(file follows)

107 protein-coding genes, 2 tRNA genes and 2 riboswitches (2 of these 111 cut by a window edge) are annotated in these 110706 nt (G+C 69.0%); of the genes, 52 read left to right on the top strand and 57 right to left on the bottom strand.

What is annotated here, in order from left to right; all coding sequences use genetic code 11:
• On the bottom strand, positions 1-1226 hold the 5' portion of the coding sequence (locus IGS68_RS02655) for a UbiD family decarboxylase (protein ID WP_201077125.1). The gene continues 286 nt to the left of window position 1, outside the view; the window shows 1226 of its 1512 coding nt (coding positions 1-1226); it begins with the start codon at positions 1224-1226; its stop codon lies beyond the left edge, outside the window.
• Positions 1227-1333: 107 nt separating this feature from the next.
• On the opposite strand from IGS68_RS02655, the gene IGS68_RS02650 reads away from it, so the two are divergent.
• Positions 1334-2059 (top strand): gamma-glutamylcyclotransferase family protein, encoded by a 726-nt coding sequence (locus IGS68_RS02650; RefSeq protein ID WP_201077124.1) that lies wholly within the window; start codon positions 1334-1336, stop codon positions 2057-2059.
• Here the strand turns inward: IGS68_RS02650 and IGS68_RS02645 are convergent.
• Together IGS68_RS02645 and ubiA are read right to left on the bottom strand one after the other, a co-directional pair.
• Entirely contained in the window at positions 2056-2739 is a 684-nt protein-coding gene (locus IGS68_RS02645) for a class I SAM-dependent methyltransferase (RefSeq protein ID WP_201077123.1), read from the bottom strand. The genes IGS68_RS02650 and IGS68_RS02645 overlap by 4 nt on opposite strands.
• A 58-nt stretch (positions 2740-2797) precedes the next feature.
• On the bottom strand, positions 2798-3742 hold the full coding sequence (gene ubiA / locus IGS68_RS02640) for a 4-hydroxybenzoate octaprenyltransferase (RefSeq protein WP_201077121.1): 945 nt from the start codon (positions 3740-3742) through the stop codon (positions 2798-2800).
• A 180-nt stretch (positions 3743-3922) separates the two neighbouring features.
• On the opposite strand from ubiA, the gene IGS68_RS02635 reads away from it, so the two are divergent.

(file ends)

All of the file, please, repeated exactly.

107 protein-coding genes, 2 tRNA genes and 2 riboswitches (2 of these 111 cut by a window edge) are annotated in these 110706 nt (G+C 69.0%); of the genes, 52 read left to right on the top strand and 57 right to left on the bottom strand.

What is annotated here, in order from left to right; all coding sequences use genetic code 11:
• On the bottom strand, positions 1-1226 hold the 5' portion of the coding sequence (locus IGS68_RS02655) for a UbiD family decarboxylase (protein ID WP_201077125.1). The gene continues 286 nt to the left of window position 1, outside the view; the window shows 1226 of its 1512 coding nt (coding positions 1-1226); it begins with the start codon at positions 1224-1226; its stop codon lies beyond the left edge, outside the window.
• Positions 1227-1333: 107 nt separating this feature from the next.
• On the opposite strand from IGS68_RS02655, the gene IGS68_RS02650 reads away from it, so the two are divergent.
• Positions 1334-2059 (top strand): gamma-glutamylcyclotransferase family protein, encoded by a 726-nt coding sequence (locus IGS68_RS02650; RefSeq protein ID WP_201077124.1) that lies wholly within the window; start codon positions 1334-1336, stop codon positions 2057-2059.
• Here the strand turns inward: IGS68_RS02650 and IGS68_RS02645 are convergent.
• Together IGS68_RS02645 and ubiA are read right to left on the bottom strand one after the other, a co-directional pair.
• Entirely contained in the window at positions 2056-2739 is a 684-nt protein-coding gene (locus IGS68_RS02645) for a class I SAM-dependent methyltransferase (RefSeq protein ID WP_201077123.1), read from the bottom strand. The genes IGS68_RS02650 and IGS68_RS02645 overlap by 4 nt on opposite strands.
• A 58-nt stretch (positions 2740-2797) precedes the next feature.
• On the bottom strand, positions 2798-3742 hold the full coding sequence (gene ubiA / locus IGS68_RS02640) for a 4-hydroxybenzoate octaprenyltransferase (RefSeq protein WP_201077121.1): 945 nt from the start codon (positions 3740-3742) through the stop codon (positions 2798-2800).
• A 180-nt stretch (positions 3743-3922) separates the two neighbouring features.
• On the opposite strand from ubiA, the gene IGS68_RS02635 reads away from it, so the two are divergent.